Deployments may be a challenge for many. Stressful, lonely, unpredictable, and the list can go on! No matter whether you have been through one or five, we can all agree they surely are not the most pleasant part about military life.
Along with the not so pleasing feelings that deployment may bring, also comes the positive side of deployment. These may come in forms of a crisis, but you have the potential of learning valuable lessons, and gaining strength.
I have learned quite a few things throughout our multiple deployments and along the way have told myself each time, “I wish I knew this.”
Here is my top 5 list of What I Wish I Knew About Deployment:
No deployment is the same. Your spouse goes away the first time so the second time it should be the same, right? Wrong! I was in for a surprise the second time around, why would it be any different than the first one? We fail to realize that we are different people in different circumstances by the time the next deployment rolls around. For us, we were living in a new area and instead of one child, we now had two. I was in graduate school and working full-time from home with a toddler. Needless to say, things were different for sure, and with each hiccup deployment threw our way, there was always a different way to resolve.
It doesn’t get easier. You would think that if you conquered one deployment, the next would be easier enough to get through. Nope. At least for me, they got harder. Probably because of the anticipation of knowing what will happen. Again, all deployments are different, but they can have that same beginning of stressful, lonely and unpredictable times. Deployments or long separations can end in valuable lessons, strength and a tremendous joy that just fills your heart and soul.
Not all support comes from the military community. My biggest lifelines were my civilian community friends. Because I lived hours from the nearest installation and the other spouses in my husband’s unit were also hours away, I was surprised at the support I was receiving on the homefront. Support doesn’t need to me military affiliated.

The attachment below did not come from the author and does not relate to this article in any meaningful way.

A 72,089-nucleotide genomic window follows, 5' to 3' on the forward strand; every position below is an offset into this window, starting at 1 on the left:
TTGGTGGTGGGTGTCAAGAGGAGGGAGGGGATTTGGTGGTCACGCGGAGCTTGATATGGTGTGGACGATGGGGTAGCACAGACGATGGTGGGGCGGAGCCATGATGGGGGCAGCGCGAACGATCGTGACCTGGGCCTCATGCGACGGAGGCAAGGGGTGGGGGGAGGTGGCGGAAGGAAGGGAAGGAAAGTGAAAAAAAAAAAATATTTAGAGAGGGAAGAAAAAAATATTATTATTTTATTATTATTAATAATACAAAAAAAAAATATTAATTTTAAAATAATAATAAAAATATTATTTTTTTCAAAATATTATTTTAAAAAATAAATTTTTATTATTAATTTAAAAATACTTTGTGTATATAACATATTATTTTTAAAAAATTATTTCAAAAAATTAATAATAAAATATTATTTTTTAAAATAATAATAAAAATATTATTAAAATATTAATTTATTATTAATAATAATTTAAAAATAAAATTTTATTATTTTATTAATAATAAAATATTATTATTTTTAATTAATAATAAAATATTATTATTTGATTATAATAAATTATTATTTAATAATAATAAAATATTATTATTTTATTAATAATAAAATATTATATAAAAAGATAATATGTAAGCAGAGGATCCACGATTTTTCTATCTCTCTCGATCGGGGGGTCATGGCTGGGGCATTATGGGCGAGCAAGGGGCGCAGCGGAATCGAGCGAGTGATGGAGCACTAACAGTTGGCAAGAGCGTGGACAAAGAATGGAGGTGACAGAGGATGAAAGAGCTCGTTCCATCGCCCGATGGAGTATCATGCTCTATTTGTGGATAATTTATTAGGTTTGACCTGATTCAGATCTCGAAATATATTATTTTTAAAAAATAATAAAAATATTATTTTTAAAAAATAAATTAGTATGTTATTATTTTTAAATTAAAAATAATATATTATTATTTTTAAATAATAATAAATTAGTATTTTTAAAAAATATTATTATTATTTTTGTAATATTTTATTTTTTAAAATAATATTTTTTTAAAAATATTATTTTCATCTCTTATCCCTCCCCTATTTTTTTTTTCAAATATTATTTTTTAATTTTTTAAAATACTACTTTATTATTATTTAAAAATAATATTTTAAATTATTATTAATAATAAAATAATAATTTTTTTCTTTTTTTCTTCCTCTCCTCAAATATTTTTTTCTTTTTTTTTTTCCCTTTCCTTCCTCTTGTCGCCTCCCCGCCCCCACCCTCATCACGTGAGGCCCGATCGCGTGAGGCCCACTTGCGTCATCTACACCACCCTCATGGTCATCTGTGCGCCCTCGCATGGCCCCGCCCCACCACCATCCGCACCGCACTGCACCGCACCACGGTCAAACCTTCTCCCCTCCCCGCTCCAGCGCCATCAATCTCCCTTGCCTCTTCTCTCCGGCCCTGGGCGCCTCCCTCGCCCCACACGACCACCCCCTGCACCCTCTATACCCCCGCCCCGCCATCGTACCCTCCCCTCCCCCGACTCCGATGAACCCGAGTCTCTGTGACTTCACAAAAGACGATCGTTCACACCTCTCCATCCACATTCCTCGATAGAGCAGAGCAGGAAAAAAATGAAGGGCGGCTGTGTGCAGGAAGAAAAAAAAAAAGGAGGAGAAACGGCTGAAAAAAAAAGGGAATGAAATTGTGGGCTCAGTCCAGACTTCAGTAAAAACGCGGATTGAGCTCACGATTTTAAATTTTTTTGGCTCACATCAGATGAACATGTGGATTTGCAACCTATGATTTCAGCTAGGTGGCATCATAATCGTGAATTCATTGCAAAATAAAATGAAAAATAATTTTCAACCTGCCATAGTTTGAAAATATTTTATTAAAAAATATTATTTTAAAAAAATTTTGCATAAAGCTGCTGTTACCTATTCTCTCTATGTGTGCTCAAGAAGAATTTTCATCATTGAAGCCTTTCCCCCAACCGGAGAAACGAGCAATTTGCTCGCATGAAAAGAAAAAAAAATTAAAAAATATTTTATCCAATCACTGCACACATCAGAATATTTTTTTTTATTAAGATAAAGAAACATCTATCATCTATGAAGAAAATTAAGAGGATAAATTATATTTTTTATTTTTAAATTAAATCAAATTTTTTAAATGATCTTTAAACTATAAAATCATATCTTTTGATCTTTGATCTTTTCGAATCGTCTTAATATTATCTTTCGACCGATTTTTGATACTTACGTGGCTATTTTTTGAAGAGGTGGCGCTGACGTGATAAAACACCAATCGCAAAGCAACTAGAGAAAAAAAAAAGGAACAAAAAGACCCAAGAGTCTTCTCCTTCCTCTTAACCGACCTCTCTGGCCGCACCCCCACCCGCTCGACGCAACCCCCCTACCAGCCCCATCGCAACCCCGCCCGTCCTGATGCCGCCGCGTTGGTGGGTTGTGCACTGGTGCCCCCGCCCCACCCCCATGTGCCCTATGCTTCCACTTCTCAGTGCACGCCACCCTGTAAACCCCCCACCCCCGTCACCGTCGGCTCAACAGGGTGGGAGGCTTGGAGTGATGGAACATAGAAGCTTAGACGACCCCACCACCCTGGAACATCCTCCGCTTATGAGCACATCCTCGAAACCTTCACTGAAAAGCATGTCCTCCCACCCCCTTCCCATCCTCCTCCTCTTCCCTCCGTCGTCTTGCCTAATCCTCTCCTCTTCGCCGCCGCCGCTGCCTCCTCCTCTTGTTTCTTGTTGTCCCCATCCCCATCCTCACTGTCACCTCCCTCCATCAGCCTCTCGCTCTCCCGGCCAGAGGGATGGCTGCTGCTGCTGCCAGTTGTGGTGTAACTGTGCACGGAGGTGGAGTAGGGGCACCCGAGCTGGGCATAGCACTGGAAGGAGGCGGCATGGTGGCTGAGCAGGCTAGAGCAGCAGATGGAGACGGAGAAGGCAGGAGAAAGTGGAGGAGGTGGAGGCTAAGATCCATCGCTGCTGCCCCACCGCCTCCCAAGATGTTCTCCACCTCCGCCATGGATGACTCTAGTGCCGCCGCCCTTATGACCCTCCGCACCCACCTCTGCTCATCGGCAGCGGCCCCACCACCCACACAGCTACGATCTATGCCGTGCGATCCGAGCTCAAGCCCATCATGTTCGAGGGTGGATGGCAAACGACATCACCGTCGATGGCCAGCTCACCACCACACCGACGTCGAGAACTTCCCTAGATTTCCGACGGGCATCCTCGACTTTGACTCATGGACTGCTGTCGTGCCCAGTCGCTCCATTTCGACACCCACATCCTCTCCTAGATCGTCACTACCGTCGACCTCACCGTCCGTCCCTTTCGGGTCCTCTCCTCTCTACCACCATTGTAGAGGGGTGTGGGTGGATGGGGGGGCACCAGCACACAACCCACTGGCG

You will miss the annoying things. The little annoying things that your spouse does normally will creep up on you and make you miss them more. Whether it is your spouse forgetting to take the trash out once in a while or if they leave their clothes lying on the floor right by the hamper. You know what? Taking out the garbage every day was a reminder that even though he may have forgotten from time to time, I truly appreciated the times he did. Not having clothes to pick up off the floor was a constant reminder that I had less laundry to do because he was not home. You miss the little things the most and learn to appreciate them.
There is a silver lining. I remember thinking to myself, “This day can’t possibly get any worse! This is horrible.” Those thoughts were just emotions in the moment. I didn’t feel that way every day; honestly, there were more good days than bad. I also looked at the positive side of deployment. Things like working on me or paying down debt. Things to help us keep moving and focused on the bigger picture, homecoming.
What things did you wish you knew about deployment? Share with us below.
About the blogger:
Angela Caban is an Army National Guard spouse, freelance writer, published author and branding expert. Her husband was one of the many soldiers impacted by the unprecedented activation of the National Guard in 2008. In 2010, she founded the Homefront United Network, a military spouse and family support blog created to assist spouses who do not live near an installation, but also focusing on bridging the gap between National Guard, Reserve and Active Duty spouses. She is also co-founder of SpouseTalks. As a branding and digital influencer, she has created content for A&E, Lifetime Network and PBS. She has an extensive background in Human Resources and Communications, with her Bachelor’s in Business Administration and a Master’s in Human Resources. Angela resides in the beautiful Garden State of New Jersey with her husband and two children.
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